Clinical Training


PGY-1 | PGY-2 | PGY-3 | PGY-4 | PGY-5


The first year of residency is spent under the guidance of the Department of Otolaryngology in conjunction with the Department of General Surgery. Interns spend six months on the ENT service and six months on the General Surgery Services at MUSC and the Ralph H. Johnson V.A. Medical Center. These can include, but are not limited to pediatric surgery, surgical oncology, general and vascular surgery, thoracic surgery, transplant surgery, GI surgery, plastic surgery, anesthesiology, Emergency medicine and an intensive care rotation. During each rotation, the intern focuses on developing skills in obtaining a complete history and perfecting physical examination skills. The intern learns how to manage basic and progressively more complicated patient issues in both in-patient and out-patient settings. The intern is required to take and pass the USMLE Step 3 examination. The intern has the opportunity to begin to develop surgical skills on the various services during the intern year.


The first full Otolaryngology year (PGY-2) focuses on developing clinical skills, such as taking patient histories and performing thorough head and neck examinations. The resident spends nine months on services at the Medical University Hospital and two months at the VA Medical Center otolaryngology service. During each rotation and at all PGY levels, residents help staff by attending clinics when they are not in the Operating Room. In addition to serving as first assistant on more complex cases such as head and neck cancer resections, the PGY-2 gains proficiency at basic otolaryngological surgical techniques, including the following:

  • Endoscopy of the upper aerodigestive tract
  • Myringotomy and tube placement
  • Tonsillectomy
  • Adenoidectomy
  • Basic rhinologic procedures
  • Tracheostomy

PGY-2 residents also complete a one-month rotation in audiology, speech pathology and allergy. Call responsibilities for PGY-2 residents are every sixth night as the junior resident on call. The PGY-2 resident is responsible for taking the majority of daytime inpatient and Emergency Department consults. Experience in the management of facial trauma is gained during the four months of the year in which the otolaryngology service covers call for Facial Trauma.


The second clinical Otolaryngology year (PGY-3) builds on the principles developed during the PGY-2 year. The PGY-3 resident spends six months on services at the Medical University Hospital, two months at the VA Medical Center and four months on a research rotation. Operative experiences become more complex as the PGY-3 resident participates actively in the following:

  • Oncologic cases
  • Rhinology and Sinus surgery
  • Uncomplicated Otologic procedures
  • Facial Plastic and Reconstructive cases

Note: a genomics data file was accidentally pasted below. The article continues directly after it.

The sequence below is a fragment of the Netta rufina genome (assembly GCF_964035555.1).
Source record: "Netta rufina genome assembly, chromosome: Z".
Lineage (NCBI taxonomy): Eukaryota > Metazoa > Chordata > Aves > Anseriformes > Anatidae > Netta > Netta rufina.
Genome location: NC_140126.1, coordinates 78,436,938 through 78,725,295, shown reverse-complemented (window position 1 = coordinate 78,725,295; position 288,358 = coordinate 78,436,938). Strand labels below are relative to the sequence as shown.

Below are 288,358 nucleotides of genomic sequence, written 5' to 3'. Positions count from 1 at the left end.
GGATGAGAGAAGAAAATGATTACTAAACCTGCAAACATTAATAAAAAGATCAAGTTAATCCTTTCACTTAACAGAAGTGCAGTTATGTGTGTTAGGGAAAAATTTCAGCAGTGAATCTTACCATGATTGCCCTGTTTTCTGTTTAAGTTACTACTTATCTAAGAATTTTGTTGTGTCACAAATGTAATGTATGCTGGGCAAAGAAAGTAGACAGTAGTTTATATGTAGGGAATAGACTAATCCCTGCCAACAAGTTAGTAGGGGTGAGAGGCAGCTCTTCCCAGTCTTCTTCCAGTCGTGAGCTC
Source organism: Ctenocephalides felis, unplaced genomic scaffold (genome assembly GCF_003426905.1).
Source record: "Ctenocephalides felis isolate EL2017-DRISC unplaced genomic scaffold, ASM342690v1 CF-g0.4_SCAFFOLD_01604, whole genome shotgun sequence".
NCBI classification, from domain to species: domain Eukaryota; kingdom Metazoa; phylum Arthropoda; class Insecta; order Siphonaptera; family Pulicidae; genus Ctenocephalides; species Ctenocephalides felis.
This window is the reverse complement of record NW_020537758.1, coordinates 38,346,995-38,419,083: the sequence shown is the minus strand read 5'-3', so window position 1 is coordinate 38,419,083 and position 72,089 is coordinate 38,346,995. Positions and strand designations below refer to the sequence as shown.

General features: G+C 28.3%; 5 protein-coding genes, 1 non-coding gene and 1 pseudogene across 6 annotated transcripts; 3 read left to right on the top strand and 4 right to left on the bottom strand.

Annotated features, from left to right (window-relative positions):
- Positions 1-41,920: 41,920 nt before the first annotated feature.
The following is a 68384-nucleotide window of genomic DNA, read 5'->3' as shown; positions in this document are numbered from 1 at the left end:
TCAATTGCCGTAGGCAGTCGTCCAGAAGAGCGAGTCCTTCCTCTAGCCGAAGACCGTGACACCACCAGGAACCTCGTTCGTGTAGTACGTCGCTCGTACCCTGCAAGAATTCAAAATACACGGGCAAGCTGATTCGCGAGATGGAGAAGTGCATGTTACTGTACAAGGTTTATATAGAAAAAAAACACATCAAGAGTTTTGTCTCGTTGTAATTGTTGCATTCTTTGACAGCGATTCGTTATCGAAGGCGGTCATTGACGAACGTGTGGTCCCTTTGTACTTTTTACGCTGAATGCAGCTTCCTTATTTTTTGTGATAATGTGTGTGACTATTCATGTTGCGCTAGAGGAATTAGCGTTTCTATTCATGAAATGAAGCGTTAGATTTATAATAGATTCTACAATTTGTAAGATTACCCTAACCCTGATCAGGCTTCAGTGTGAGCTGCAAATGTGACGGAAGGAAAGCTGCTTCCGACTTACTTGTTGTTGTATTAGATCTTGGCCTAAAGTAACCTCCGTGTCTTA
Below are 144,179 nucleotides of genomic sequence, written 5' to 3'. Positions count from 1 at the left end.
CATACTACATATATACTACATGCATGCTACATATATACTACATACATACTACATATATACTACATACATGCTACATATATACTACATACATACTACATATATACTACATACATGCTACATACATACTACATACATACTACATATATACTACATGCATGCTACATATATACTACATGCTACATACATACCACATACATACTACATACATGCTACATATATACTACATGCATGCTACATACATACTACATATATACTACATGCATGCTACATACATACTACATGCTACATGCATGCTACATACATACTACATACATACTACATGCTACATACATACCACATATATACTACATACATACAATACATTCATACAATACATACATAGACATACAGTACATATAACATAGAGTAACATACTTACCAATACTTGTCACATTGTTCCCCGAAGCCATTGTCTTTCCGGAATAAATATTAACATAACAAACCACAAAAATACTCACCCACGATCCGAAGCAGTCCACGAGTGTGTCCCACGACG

• Thyroid and major salivary gland cases

A greater role is played in the operative management of facial trauma, and call responsibilities are every sixth night as the junior resident.


The third clinical Otolaryngology year (PGY-4) continues the theme of graduated responsibility as PGY-4 residents serve as chiefs of their respective services. They spend four months as chief of the VA Medical Center otolaryngology service, seven months as chief of various services, and one month on a facial plastics and reconstructive service. PGY-4 residents serve as the resident surgeon on the majority of cases in which they are involved over the entire spectrum of surgical Otolaryngology, including the following:

  • Otologic surgery
  • Nasal and Sinus surgery
  • Plastic and Reconstructive procedures
  • Thyroid and Salivary Gland surgery
  • Head and Neck Cancer resection and reconstruction
  • Facial Trauma repair

PGY-4 residents take senior level call every sixth night. The responsibility as chief of service during this year provides exceptional opportunity for clinical and leadership maturation, and it facilitates the transition to chief resident.


During the chief year, the residents spend three months on the Head and Neck Service, four months on the other two General Services and one month on the facial plastics rotation. The chief resident year (PGY-5) is one in which the resident refines his or her skills in preparation for certification in otolaryngology – head and neck surgery. In addition to serving as resident surgeon or supervisor on all of the above-mentioned procedures, the chief resident plays an active role in the most complex cases, including advanced head and neck cancer, skull base surgery, CSF leak repair and neurotologic cases. In addition, the chief residents have a number of administrative responsibilities in planning the educational and lecture curriculum, making the call schedules, and overseeing the daily function of various services. Chief residents take senior level call every sixth night.